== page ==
An under appreciated property of print is that it often function as a token for a tribe. A tribal token is one operational definition of a “brand.”

    In New York City, there is a tribe of “people like us” who buy the NY Times because that’s “what people like us do.” Carrying the TImes on the subway was a signal of tribal membership. Just as having an iPod was what “people like us, do.”

    When the mass market newspaper first emerged, the most vibrant newspapers were either organs of a political tribe or of various immigrant tribes. At the time, each tribe spoke their own language. As industrialization advanced, the language of the tribes at the top of the publishing pyramid prevailed. When steam driven printing came on the scene, the mass market newspaper arrived.

    It is plausible to believe that with the new print technologies that are now coming on line, print newspapers will regain their place. Once it is practical to do versioned newspapers for each of the communities/tribes you describe, new revenue streams are made available.

    I believe that once all the pieces you describe are put in place and streams of revenue start flowing, Representative Journalism will scale. Local ads for local organizations/business can be a pretty easy sell.

    But only if they can see their ads in printed newspaper that is present in their local environment and is seen as the token of “people like us” . “People like us, shop in stores like this.” The web ad is the “nice to have” for a local business. The print ad is the “must have” to make the sale easy.

    I look forward to a good discussion.

  8. “Locally-grown” news gets a boost Says:

    [...] Journalism at Kennesaw State University. In his description of Representative Journalism, Witt says: As mass journalism markets unbundle and become niche markets, news operations, if they are to [...]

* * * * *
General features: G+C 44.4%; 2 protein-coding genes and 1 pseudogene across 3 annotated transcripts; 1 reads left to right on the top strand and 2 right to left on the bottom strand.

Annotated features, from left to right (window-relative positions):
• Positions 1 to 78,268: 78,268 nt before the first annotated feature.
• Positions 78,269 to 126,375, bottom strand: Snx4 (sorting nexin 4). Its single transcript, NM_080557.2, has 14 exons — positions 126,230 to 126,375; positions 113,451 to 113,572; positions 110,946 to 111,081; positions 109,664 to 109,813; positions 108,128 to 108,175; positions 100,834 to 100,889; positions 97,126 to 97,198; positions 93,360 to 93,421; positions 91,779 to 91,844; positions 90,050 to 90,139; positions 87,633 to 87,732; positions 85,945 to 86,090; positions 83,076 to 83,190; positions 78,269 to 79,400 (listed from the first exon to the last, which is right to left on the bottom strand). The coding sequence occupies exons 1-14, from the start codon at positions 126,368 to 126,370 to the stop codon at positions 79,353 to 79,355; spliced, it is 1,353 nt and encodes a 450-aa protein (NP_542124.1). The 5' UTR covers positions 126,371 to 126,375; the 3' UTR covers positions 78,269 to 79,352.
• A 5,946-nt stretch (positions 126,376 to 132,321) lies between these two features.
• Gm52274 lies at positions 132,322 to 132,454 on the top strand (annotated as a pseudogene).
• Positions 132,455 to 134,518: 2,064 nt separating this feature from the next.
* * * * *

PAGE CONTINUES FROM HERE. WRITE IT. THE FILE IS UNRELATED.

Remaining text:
9. Terry Steichen Says:

    The idea of focusing on location-specific niche markets, and then having the means to aggregate them, makes sense, at first glance. However, there needs to be a value to the aggregation, and I’m unclear just what that is expected to be.

    You could apply a similar logic by moving top-down. You could filter a broad stream of news to extract only that which is relevant to specific local markets. This could complement the bottom-up approach that is used to describe “Representative Journalism.”

    But while you’re at it, why not focus on a more generalized niche-oriented approach (as opposed to seeking to target a mass market)? Why not focus on specific topic areas (in additional to specific locales)? You might have a reporter that is familiar with a topic or so, and that could be augmented by citizen journalists recruited from those who are passionate about some particular topic.

  10. Juvenile Justice Information Exchange, un proyecto de periodismo representativo – Periodismo Ciudadano Says:

    [...] dice el JJIE es fruto de su concepto de Periodismo Representativo, que anima a utilizar a periodistas profesionales para cubrir los nichos de información [...]

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About RJ

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    Leonard Witt

    Leonard Witt is the Robert D. Fowler Distinguished Chair in Communication at Kennesaw State University and the chief blogger at

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  • A Definition

    Representative Journalism, a term coined by Leonard Witt, aims to build sustainable journalism one small group at a time.